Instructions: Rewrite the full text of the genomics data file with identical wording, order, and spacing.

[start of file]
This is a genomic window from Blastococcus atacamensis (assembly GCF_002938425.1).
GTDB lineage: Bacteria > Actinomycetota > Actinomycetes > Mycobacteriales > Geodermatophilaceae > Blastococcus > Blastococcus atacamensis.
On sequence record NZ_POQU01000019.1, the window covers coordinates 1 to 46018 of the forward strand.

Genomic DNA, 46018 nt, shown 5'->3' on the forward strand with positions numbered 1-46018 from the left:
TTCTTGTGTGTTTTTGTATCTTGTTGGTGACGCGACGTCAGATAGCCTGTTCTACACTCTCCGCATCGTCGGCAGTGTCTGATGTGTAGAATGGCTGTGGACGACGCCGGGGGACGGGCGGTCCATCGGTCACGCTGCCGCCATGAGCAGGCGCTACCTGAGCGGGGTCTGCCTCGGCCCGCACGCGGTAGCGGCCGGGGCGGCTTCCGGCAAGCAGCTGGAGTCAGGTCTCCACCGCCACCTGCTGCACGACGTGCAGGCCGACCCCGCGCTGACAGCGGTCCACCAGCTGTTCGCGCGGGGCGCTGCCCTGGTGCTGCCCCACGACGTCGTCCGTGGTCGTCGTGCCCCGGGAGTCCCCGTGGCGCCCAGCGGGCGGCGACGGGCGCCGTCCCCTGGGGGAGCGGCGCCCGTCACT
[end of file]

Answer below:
This is a genomic window from Blastococcus atacamensis (assembly GCF_002938425.1).
GTDB lineage: Bacteria > Actinomycetota > Actinomycetes > Mycobacteriales > Geodermatophilaceae > Blastococcus > Blastococcus atacamensis.
On sequence record NZ_POQU01000019.1, the window covers coordinates 1 to 46018 of the forward strand.

Genomic DNA, 46018 nt, shown 5'->3' on the forward strand with positions numbered 1-46018 from the left:
TTCTTGTGTGTTTTTGTATCTTGTTGGTGACGCGACGTCAGATAGCCTGTTCTACACTCTCCGCATCGTCGGCAGTGTCTGATGTGTAGAATGGCTGTGGACGACGCCGGGGGACGGGCGGTCCATCGGTCACGCTGCCGCCATGAGCAGGCGCTACCTGAGCGGGGTCTGCCTCGGCCCGCACGCGGTAGCGGCCGGGGCGGCTTCCGGCAAGCAGCTGGAGTCAGGTCTCCACCGCCACCTGCTGCACGACGTGCAGGCCGACCCCGCGCTGACAGCGGTCCACCAGCTGTTCGCGCGGGGCGCTGCCCTGGTGCTGCCCCACGACGTCGTCCGTGGTCGTCGTGCCCCGGGAGTCCCCGTGGCGCCCAGCGGGCGGCGACGGGCGCCGTCCCCTGGGGGAGCGGCGCCCGTCACT